I have used this technique since I started writing. In my contribution on the role of clues in historiography, medicine or the detective story [‘Clues’, in Clues, Myths, and the Historical Method], I took up a remark by Theodor Adorno according to which the decadence of systematic thought was accompanied by the rise of aphoristic thought. I was also inspired by Luigi Einaudi, a well-known economist who was president of the Italian Republic, and whose essay on imaginary money in the Middle Ages I had read, which was divided into numbered, sometimes very short, paragraphs. It made an impression on me.

Behind that, there is still Eisenstein, in other words, editing. Cinema has remained very important to me for a long time, even if at a certain point I let it go. I think that these numbered paragraphs, divided by blank spaces, give a different rhythm to the historical narrative, even if they make editors sweat. I’m obsessed with punctuation. I am interested in commas, semicolons, full stops, indents, blank spaces, including the famous blank space in A Sentimental Education, analysed by Proust in his magnificent essay ‘À propos du style de Flaubert’ [see ‘Deciphering a Blank Space’, in History, Rhetoric, and Proof].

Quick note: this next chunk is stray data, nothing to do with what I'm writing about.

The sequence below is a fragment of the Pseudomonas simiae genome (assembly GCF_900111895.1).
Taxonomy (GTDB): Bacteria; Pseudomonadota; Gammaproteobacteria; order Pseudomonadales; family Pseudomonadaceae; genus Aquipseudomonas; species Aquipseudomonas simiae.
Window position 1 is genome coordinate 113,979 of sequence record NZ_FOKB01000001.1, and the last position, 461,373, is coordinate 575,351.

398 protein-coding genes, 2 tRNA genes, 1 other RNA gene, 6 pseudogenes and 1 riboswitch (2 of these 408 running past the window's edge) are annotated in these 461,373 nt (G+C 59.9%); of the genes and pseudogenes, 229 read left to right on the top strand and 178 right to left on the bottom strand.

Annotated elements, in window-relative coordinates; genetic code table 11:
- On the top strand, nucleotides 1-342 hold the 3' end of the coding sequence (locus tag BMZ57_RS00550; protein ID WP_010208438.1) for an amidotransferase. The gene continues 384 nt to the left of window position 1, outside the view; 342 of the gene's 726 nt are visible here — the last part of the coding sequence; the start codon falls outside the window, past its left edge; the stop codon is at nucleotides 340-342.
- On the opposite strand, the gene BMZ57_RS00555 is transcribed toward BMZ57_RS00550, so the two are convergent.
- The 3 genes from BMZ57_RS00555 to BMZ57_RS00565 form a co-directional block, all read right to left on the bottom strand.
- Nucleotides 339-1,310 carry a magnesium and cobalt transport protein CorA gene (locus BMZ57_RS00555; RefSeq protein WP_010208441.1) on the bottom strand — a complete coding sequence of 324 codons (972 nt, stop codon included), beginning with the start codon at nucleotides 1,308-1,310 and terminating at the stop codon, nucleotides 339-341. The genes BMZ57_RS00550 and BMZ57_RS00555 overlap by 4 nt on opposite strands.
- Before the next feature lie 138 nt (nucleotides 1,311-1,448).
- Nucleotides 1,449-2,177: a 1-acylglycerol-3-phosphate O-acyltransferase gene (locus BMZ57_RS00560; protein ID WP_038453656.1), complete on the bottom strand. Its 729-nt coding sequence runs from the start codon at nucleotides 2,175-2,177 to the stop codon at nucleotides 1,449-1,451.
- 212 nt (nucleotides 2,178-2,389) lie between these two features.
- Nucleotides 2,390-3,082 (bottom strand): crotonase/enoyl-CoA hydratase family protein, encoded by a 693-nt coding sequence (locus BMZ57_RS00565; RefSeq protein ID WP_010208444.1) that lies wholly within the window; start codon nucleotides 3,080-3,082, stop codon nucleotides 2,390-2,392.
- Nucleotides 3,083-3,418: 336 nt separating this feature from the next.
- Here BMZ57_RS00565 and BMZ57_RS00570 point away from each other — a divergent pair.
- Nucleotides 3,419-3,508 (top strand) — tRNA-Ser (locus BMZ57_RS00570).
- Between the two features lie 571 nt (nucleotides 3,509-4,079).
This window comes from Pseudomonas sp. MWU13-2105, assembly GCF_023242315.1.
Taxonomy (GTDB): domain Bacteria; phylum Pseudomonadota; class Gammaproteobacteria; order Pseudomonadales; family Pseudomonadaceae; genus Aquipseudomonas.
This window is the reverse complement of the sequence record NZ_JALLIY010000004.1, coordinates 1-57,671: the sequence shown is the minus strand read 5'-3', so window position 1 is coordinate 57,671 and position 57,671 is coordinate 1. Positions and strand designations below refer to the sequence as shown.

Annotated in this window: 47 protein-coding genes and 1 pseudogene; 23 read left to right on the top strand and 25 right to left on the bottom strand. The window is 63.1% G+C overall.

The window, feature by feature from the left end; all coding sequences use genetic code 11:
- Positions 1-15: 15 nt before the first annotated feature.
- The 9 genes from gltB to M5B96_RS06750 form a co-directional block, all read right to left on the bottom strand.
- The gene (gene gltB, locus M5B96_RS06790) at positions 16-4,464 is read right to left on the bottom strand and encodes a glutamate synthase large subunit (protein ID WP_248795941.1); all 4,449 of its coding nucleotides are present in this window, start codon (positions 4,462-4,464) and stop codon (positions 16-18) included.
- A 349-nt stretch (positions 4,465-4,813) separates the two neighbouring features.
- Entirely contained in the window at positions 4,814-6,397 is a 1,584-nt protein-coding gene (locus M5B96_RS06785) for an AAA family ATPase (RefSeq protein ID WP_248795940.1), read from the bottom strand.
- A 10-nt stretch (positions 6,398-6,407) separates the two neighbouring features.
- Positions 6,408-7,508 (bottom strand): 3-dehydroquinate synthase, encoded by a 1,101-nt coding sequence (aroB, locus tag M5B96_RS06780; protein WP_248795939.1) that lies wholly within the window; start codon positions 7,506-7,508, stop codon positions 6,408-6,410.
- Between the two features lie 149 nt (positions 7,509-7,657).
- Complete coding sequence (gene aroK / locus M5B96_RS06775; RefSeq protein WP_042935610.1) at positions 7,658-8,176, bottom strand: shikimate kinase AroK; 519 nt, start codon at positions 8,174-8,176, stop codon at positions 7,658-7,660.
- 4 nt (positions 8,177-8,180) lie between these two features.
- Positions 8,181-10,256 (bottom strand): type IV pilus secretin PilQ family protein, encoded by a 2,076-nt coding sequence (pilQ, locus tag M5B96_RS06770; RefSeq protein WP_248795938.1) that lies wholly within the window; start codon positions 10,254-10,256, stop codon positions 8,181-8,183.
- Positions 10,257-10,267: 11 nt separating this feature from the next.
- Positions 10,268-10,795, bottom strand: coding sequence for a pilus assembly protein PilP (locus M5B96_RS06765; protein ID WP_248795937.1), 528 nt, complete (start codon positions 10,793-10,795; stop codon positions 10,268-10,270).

Did the fact that your mother, Natalia Ginzburg, was a novelist and translator play a role in the specific relationship that your work as a historian has with literature?

Yes, of course, my mother used to read poetry to us, and through that she passed on to me, I would say, everything that concerns my relationship with reality, since my father died when I was not yet five years old [Leone Ginzburg, 1909-44, a specialist in Russian literature, was murdered during the anti-fascist struggle]. My idea of historical narrative is linked to the books read to me as a child, when my father was assigned to internal exile in a small village near L’Aquila in Abruzzo. My mother joined him with her two children and my sister was born there. I spent the first years of my childhood there, between 1940 and 1943.

I remember a story by Luigi Capuana, a Sicilian naturalist writer of the late 19th century. He described a little girl who entered a room where there was no one. Suddenly, she saw a little man wearing a turban with a huge feather on top (there was an illustration). You turned the page and this little man, Gomitetto, became a werewolf, attacking the girl. It struck me that years later I myself started working on werewolves. In short, there is a continuity.

Translated by David Fernbach